1

In cl-case clauses (though naturally not the initial keyform), keys are apparently quoted:

(let ((mark ?.))
  (case mark
    (mark 'mark)
    (?. ?.))) ; 46 (?.)

(let ((mark ?.))
  (case 'mark
    (mark 'mark)
    (?. ?.))) ; mark

My reading of neither the cl-lib manual nor CLHS entry for case describe this behavior. Is this the intended behavior of cl-case? If so, is this behavior documented? Is there a succinct way to match the keyform against a variable in a cl-case (as opposed to using a cond)?

6
  • If you don't want to use cond, why not use pcase? – Basil Jan 7 at 15:42
  • @Drew: this question is about the semantics of an elisp construct. Wouldn't that be within the scope of that tag? – outis Jan 8 at 0:23
  • The more specific tag conditionals covers that. Just like the specific tag elisp-macros is appropriate for a question about Elisp macros. – Drew Jan 8 at 4:22
  • @Drew: that's clearer, thanks. – outis Jan 8 at 4:26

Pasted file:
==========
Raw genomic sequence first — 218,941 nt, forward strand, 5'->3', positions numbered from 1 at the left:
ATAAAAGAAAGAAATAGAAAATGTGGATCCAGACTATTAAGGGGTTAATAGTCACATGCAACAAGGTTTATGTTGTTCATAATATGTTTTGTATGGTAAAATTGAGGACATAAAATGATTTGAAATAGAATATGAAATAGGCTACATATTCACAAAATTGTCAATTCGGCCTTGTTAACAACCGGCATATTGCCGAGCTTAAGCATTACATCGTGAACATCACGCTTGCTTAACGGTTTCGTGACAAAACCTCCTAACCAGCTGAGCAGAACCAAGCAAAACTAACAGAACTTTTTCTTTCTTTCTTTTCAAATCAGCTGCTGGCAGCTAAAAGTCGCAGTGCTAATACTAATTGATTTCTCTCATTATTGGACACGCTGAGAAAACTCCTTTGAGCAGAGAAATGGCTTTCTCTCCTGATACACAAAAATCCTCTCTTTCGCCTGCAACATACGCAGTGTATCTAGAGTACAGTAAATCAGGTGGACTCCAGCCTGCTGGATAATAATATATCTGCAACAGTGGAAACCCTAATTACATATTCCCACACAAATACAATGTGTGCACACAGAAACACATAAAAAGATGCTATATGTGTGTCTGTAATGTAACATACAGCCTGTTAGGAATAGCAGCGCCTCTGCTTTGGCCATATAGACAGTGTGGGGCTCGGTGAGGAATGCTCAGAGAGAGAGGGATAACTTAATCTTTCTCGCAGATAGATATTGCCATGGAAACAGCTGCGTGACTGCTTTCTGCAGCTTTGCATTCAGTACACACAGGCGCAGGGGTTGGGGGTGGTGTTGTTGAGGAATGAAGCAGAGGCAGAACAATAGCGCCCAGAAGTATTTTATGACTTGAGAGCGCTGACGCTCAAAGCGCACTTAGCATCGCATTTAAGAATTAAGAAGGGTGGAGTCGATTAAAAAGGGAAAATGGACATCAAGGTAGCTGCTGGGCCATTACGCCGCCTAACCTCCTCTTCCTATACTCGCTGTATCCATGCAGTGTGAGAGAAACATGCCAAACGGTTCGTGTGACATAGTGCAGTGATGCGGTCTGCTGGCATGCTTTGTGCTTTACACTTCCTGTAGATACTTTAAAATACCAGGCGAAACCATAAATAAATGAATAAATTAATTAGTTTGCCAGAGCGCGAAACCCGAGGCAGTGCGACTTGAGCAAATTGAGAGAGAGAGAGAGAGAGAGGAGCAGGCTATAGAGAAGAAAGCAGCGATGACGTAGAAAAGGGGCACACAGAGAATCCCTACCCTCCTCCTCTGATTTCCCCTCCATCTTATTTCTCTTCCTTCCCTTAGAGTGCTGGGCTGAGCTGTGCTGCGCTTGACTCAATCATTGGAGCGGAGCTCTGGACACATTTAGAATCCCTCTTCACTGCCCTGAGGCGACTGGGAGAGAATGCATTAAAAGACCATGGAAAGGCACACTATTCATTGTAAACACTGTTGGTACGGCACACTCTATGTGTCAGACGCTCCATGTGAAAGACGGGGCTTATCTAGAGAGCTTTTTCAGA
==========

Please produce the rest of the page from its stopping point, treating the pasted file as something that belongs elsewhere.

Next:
2

That behavior is actually described there, albeit in terse form:

  • "Macro: cl-case keyform clause...": cl-case is a macro, macros do not evaluate their arguments.
  • "This macro evaluates KEYFORM [...]": One of the arguments is evaluated, the rest aren't.
  • Therefore the key forms aren't evaluated.

If you find yourself in that situation, just use cond and the appropriate equality predicate. To shorten matching for several keys, use memq, memql, member or cl-find with the :test keyword. In fact, I almost always use cond and only rarely resort to pattern matching constructs.

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